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Erik W. Andersson (email), Kostas A. Spanos, Timothy J. Mullin, Dag Lindgren

Phenotypic selection compared to restricted combined index selection for many generations

Andersson E.W., Spanos K.A., Mullin T.J., Lindgren D. (1998). Phenotypic selection compared to restricted combined index selection for many generations. Silva Fennica vol. 32 no. 2 article id 689. https://doi.org/10.14214/sf.689

Abstract

A breeding population has been subjected to repeated selection and crossing by simulation. Unrestricted phenotypic selection and restricted combined index selection were compared at the same effective number for five generations. Results show that phenotypic selection often achieves the gain and diversity possible to achieve by combined index selection but the relative efficiency is different for different family sizes and heritabilities. When phenotypic selection was compared with restricted combined index method at low heritabilities, both methods performed almost equally in terms of gain at the same effective number in small family sizes, although in large families, phenotypic selection was less efficient. At high heritabilities phenotypic selection was as efficient as combined index selection. Phenotypic selection was more efficient in conserving additive variance than combined index selection over five generations compared at the same gain and effective number. The introduction of a dominance component to the total variance had little effect. An increased breeding population size by a factor of ten resulted in an increased additive gain by app. 15%. The conclusion is that even though combined index selection is superior in identifying and extracting the potential for breeding achievements, it is generally not performing better than mass selection when compared at the same effective population size in small families.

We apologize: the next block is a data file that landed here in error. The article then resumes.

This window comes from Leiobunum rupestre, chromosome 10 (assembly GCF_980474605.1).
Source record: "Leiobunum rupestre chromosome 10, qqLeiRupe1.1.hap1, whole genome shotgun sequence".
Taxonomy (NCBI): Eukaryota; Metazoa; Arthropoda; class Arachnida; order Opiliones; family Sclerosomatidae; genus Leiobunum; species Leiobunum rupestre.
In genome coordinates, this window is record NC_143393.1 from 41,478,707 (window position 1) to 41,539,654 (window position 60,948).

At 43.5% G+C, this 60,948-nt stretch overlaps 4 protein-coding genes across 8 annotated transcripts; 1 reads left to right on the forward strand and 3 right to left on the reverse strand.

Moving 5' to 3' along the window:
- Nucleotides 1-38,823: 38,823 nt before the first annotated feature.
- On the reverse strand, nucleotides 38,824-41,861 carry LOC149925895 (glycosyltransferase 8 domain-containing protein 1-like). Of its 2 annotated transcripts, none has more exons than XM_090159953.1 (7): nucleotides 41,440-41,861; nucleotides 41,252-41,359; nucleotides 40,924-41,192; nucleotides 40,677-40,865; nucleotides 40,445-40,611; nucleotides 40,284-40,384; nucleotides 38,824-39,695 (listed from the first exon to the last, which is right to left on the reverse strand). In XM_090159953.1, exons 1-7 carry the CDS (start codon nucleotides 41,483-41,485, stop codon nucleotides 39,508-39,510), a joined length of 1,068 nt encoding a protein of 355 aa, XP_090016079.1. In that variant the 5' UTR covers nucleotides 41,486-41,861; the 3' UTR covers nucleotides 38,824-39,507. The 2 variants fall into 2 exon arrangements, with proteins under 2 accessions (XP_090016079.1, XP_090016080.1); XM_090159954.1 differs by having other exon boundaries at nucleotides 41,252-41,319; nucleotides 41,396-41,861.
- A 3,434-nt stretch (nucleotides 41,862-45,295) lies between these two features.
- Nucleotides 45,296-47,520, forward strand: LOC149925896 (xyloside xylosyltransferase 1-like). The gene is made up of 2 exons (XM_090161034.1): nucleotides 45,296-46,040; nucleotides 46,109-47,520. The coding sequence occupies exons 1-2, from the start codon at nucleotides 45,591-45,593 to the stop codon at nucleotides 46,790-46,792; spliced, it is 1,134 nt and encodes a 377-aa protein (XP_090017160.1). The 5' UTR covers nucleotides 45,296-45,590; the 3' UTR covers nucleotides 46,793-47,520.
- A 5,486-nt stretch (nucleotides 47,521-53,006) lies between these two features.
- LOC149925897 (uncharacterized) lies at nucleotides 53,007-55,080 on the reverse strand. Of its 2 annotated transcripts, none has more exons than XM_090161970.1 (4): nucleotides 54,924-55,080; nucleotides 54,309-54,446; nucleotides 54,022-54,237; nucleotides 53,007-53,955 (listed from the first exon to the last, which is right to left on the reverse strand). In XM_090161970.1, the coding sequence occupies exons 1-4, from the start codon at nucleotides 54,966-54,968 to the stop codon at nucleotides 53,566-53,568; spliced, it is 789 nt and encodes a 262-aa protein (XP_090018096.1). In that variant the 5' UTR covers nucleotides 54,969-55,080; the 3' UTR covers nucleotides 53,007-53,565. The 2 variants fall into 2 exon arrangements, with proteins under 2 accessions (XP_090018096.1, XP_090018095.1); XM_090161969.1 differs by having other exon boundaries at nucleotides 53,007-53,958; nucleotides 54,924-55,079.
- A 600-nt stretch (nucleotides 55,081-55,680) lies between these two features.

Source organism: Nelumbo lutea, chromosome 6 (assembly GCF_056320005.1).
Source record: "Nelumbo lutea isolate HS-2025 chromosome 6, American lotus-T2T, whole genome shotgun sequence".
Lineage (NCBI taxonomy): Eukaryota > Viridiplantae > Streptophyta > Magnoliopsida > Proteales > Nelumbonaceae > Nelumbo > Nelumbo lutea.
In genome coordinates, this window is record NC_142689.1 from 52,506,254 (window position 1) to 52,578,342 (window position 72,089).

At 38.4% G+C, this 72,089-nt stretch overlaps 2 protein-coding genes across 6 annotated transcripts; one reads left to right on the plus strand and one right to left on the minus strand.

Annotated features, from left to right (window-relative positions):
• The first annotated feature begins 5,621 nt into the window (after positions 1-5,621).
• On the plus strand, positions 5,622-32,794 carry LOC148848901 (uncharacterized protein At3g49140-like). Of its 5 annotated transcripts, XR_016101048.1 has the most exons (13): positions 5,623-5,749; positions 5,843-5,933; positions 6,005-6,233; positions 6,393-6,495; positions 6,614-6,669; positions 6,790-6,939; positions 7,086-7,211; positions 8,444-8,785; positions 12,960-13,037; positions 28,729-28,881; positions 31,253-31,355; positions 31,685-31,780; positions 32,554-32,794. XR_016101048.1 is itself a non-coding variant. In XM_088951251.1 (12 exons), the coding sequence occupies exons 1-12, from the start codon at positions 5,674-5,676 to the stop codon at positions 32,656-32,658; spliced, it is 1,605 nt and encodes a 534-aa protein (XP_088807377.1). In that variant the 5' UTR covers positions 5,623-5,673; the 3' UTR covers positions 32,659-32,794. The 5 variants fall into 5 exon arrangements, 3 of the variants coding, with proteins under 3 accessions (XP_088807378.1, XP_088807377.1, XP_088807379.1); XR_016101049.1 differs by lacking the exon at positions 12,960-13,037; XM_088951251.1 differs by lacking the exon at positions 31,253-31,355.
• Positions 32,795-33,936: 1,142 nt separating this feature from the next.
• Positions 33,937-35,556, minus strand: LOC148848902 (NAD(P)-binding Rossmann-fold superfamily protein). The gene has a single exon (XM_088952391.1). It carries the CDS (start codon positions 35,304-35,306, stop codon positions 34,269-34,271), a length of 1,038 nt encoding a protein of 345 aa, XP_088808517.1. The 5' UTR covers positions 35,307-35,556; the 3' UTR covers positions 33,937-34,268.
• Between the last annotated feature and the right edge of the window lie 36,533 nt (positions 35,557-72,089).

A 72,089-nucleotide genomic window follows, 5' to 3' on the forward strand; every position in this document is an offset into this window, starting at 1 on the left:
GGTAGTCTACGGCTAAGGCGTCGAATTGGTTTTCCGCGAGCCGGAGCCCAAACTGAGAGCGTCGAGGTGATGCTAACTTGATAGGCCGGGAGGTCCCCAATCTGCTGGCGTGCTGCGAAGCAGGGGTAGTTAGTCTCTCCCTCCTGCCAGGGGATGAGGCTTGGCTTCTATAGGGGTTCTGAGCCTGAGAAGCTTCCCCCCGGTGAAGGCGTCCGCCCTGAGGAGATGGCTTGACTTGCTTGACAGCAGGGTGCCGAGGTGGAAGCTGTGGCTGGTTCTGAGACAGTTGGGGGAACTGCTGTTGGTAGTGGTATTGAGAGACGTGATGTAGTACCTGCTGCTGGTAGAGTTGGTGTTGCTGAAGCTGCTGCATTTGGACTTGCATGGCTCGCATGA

Keywords
phenotypic selection; index selection; status number; heritability; genetic diversity

Author Info
  • Andersson, Department of Forest Genetics and Plant Physiology, Swedish University of Agricultural Sciences, S-901 83, Umeå, Sweden ORCID ID:E-mail erik.andersson@genfys.slu.se (email)
  • Spanos, N.AG.RE.F.-Forest Research Institute, 57006 Vassilika, Thessaloniki, Greece ORCID ID:
  • Mullin, Genesis Forest Science Canada Inc., C.P. 64 Succursale Haute-Ville, Québec, QC G1R 4M8 Canada ORCID ID:
  • Lindgren, Department of Forest Genetics and Plant Physiology, Swedish University of Agricultural Sciences, S-901 83, Umeå, Sweden ORCID ID:

Received 15 May 1997 Accepted 8 May 1998 Published 31 December 1998

Available at https://doi.org/10.14214/sf.689 | Download PDF

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